/// @title ERC-721 Non-Fungible Token Standard, optional metadata extension
/// @dev See
/// Note: the ERC-165 identifier for this interface is 0x5b5e139f.
interface ERC721Metadata /* is ERC721 */ {
/// @notice A descriptive name for a collection of NFTs in this contract
function name() external view returns (string _name);

/// @notice An abbreviated name for NFTs in this contract
function symbol() external view returns (string _symbol);

/// @notice A distinct Uniform Resource Identifier (URI) for a given asset.
/// @dev Throws if `_tokenId` is not a valid NFT. URIs are defined in RFC
/// 3986. The URI may point to a JSON file that conforms to the "ERC721
/// Metadata JSON Schema".
function tokenURI(uint256 _tokenId) external view returns (string);
The Metadata JSON Schema specifies an object with three string properties:
  • name: "Identifies the asset to which this NFT represents"
  • description: "Describes the asset to which this NFT represents"
  • image: "A URI pointing to a resource with mime type image/* representing the asset to which this NFT represents. Consider making any images at a width between 320 and 1080 pixels and aspect ratio between 1.91:1 and 4:5 inclusive."
Note that the JSON metadata is not in the Ethereum blockchain, it is only pointed to by the token on the chain. If the art-work is the "image", it is two links away from the blockchain. So, given the evanescent nature of Web links, the standard provides no guarantee that the metadata exists, or is unchanged from when the token was created. Even if it is, the standard provides no guarantee that the art-work exists or is unchanged from when the token is created.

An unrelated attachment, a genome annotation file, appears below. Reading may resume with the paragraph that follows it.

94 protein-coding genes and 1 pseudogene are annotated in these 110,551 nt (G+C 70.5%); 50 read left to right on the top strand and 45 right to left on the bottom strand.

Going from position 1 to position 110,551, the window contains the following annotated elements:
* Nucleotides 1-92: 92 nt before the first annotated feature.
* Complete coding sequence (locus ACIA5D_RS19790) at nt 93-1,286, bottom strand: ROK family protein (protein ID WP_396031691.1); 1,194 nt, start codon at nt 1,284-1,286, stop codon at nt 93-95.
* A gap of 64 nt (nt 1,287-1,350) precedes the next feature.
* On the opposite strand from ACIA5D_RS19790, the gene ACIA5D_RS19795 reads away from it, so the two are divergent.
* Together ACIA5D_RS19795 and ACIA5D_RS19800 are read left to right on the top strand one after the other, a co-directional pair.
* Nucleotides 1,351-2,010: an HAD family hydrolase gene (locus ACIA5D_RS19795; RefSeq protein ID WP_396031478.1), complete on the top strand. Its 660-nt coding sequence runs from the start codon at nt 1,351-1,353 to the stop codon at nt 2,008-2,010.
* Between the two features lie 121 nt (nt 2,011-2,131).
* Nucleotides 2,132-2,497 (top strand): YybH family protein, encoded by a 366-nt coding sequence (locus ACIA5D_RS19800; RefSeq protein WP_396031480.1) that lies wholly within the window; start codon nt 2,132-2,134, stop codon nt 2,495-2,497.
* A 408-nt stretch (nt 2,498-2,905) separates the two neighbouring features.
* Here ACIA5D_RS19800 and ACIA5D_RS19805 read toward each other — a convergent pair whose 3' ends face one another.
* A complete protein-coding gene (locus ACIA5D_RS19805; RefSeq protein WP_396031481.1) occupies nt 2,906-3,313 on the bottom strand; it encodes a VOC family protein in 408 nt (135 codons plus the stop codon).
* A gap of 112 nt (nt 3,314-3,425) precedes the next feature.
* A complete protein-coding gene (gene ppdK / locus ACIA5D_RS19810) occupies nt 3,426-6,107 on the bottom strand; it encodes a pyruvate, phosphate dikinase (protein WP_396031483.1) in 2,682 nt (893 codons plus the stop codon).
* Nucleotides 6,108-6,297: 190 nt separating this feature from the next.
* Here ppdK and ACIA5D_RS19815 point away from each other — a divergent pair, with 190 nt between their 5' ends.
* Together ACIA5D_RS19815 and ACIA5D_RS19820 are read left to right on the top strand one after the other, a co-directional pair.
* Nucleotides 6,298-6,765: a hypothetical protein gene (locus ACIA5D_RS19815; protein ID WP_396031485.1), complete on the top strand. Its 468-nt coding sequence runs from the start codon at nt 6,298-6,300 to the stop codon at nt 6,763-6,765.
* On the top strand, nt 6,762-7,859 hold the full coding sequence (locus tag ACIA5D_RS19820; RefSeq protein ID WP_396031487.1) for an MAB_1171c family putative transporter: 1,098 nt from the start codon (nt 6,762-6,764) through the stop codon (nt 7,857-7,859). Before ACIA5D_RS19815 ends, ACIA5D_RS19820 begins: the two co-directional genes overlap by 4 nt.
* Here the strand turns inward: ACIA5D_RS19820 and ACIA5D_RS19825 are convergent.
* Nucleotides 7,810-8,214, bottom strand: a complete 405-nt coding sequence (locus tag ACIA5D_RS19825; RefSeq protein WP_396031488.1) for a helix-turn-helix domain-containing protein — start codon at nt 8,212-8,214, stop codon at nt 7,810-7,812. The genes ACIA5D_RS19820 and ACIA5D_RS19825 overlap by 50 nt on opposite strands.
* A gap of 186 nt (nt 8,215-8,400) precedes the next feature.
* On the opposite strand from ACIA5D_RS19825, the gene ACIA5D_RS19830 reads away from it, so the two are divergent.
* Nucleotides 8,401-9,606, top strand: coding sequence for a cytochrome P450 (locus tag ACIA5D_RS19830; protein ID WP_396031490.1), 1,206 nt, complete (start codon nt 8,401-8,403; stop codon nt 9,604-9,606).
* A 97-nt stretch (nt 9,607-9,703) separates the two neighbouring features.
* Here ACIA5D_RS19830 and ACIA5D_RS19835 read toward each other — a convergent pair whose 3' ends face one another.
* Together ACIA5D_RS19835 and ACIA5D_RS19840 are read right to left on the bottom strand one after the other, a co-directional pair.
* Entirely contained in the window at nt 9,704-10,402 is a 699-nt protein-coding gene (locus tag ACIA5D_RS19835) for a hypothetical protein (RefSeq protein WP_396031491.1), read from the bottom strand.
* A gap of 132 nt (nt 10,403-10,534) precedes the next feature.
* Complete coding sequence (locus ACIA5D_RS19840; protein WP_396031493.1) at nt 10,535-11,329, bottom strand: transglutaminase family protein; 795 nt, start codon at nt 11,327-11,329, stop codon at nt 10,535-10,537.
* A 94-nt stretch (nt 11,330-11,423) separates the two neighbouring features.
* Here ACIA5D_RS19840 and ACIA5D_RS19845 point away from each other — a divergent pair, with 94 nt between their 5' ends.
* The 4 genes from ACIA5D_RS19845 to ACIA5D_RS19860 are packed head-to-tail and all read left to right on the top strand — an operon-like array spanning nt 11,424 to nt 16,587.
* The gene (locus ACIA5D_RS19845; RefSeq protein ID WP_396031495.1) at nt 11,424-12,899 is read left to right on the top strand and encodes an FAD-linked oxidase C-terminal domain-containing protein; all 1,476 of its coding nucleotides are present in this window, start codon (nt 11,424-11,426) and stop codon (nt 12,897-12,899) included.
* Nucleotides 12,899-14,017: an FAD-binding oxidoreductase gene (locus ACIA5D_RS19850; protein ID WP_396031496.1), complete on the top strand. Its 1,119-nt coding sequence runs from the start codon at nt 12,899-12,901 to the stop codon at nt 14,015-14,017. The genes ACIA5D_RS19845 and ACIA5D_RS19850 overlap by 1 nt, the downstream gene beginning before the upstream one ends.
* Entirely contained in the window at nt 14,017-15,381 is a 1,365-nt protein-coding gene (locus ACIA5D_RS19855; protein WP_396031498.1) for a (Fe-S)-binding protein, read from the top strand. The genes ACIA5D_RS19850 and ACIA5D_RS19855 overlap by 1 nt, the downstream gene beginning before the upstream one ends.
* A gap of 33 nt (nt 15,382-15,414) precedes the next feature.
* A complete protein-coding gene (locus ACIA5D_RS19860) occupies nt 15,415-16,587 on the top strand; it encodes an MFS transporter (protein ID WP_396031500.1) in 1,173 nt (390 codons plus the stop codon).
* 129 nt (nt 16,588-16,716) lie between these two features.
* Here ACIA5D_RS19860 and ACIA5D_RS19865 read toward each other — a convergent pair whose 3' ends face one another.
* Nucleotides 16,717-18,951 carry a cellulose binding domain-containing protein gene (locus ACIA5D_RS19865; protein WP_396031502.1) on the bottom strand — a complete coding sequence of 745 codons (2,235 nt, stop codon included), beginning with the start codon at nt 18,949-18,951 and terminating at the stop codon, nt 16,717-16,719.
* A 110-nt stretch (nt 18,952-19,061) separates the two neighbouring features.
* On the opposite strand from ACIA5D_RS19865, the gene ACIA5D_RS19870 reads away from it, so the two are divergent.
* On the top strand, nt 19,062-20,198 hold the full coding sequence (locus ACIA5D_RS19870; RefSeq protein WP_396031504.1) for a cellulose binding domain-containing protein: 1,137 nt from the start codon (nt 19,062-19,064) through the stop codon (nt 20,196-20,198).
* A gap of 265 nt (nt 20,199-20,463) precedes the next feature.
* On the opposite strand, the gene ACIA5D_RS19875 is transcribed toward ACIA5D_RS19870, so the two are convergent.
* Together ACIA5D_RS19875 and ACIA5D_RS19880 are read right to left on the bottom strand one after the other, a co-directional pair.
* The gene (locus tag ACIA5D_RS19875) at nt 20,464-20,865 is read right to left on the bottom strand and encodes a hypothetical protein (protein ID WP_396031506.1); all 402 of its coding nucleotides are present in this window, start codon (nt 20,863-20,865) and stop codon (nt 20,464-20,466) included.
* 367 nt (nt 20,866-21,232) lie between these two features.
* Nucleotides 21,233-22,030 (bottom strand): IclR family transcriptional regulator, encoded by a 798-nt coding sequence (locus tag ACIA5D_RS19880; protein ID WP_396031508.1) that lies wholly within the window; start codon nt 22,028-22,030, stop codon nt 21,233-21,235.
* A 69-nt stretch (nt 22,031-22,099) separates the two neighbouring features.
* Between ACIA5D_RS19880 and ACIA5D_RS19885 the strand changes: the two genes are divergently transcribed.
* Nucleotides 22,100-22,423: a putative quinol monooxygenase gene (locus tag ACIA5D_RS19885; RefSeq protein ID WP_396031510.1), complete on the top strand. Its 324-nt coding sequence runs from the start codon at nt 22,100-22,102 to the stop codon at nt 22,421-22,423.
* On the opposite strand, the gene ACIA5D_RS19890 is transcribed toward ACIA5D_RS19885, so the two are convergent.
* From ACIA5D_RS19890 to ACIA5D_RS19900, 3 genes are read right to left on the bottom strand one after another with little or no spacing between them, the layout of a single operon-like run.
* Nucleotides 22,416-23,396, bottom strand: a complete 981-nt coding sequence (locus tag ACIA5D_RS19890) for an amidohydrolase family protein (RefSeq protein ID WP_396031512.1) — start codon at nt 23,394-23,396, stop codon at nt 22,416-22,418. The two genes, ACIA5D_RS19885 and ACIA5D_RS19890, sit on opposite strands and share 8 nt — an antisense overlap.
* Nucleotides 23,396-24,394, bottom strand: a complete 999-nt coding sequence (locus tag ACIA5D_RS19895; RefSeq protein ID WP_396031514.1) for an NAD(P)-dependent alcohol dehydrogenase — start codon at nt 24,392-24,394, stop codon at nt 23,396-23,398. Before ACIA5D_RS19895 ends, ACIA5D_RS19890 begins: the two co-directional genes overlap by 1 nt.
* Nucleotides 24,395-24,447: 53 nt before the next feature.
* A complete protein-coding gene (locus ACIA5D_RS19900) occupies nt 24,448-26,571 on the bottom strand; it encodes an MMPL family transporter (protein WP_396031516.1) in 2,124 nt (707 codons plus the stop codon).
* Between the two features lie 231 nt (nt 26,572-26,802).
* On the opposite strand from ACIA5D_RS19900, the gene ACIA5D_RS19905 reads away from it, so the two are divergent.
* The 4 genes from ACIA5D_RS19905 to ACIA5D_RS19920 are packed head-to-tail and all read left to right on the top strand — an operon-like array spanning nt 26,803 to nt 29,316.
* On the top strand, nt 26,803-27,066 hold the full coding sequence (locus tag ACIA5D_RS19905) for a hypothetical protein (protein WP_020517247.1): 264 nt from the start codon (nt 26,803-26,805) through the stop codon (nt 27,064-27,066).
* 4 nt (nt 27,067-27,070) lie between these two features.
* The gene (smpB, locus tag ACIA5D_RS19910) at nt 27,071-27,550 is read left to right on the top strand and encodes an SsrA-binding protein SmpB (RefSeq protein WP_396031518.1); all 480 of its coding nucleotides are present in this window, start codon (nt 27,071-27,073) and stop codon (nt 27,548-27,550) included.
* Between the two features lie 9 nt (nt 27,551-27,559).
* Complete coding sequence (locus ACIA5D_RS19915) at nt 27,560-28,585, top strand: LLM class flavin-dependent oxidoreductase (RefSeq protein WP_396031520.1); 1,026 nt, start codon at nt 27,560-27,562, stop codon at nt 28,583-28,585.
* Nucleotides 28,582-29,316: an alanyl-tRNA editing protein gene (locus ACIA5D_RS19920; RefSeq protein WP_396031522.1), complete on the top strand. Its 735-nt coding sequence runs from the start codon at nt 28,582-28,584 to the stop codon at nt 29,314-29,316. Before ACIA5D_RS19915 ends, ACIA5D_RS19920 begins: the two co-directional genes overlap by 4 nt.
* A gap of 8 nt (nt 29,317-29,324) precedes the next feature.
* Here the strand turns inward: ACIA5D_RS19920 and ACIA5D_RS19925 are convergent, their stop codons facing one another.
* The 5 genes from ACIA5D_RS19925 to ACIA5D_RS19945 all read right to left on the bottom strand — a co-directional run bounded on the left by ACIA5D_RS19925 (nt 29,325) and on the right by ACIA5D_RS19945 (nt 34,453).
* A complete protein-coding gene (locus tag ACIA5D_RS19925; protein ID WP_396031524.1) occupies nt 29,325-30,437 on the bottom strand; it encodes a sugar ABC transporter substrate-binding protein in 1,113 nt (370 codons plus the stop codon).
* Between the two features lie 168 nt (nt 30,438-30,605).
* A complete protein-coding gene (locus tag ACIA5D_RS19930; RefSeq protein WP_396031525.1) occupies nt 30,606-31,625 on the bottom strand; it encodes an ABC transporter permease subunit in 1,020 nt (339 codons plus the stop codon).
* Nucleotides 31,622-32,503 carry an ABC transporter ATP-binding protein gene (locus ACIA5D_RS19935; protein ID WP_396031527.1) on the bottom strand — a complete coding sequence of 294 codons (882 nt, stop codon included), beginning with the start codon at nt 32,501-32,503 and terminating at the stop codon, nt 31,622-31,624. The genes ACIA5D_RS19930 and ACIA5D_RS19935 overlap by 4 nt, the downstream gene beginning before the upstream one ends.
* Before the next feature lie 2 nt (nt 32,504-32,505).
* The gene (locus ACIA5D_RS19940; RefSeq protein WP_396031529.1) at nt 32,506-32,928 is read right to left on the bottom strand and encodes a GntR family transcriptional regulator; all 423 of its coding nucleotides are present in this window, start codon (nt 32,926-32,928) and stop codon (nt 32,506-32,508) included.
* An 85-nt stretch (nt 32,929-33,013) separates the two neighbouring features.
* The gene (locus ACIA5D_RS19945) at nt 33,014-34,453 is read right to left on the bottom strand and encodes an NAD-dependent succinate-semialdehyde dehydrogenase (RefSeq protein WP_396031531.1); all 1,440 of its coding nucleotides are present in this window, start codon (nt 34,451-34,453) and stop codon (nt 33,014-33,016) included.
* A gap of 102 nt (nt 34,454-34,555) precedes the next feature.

Caveat emptor — Absent unspecified actions, the purchaser of an NFT is buying a supposedly immutable, non-fungible object that points to a URI pointing to another URI. In practice both are typically URLs. The token provides no assurance that either of these links resolves to content, or that the content they resolve to at any later time is what the purchaser believed at the time of purchase. There is no guarantee that the creator of the NFT had any copyright in, or other rights to, the content to which either of the links resolves at any particular time.

There are thus two issues to be resolved about the content of each of the NFT's links:
  • Does it exist? I.e. does it resolve to any content?
  • Is it valid? I.e. is the content to which it resolves unchanged from the time of purchase?
These are the same questions posed by the Holy Grail of Web archiving, persistent URLs.

Assuming existence for now, how can validity be assured? There have been a number of systems that address this problem by switching from naming files by their location, as URLs do, to naming files by their content by using the hash of the content as its name. The idea was the basis for Bram Cohen's highly successful BitTorrent — it doesn't matter where the data comes from provided its integrity is assured because the hash in the name matches the hash of the content.

The content-addressable file system most used for NFTs is the Interplanetary File System (IPFS). From its Wikipedia page: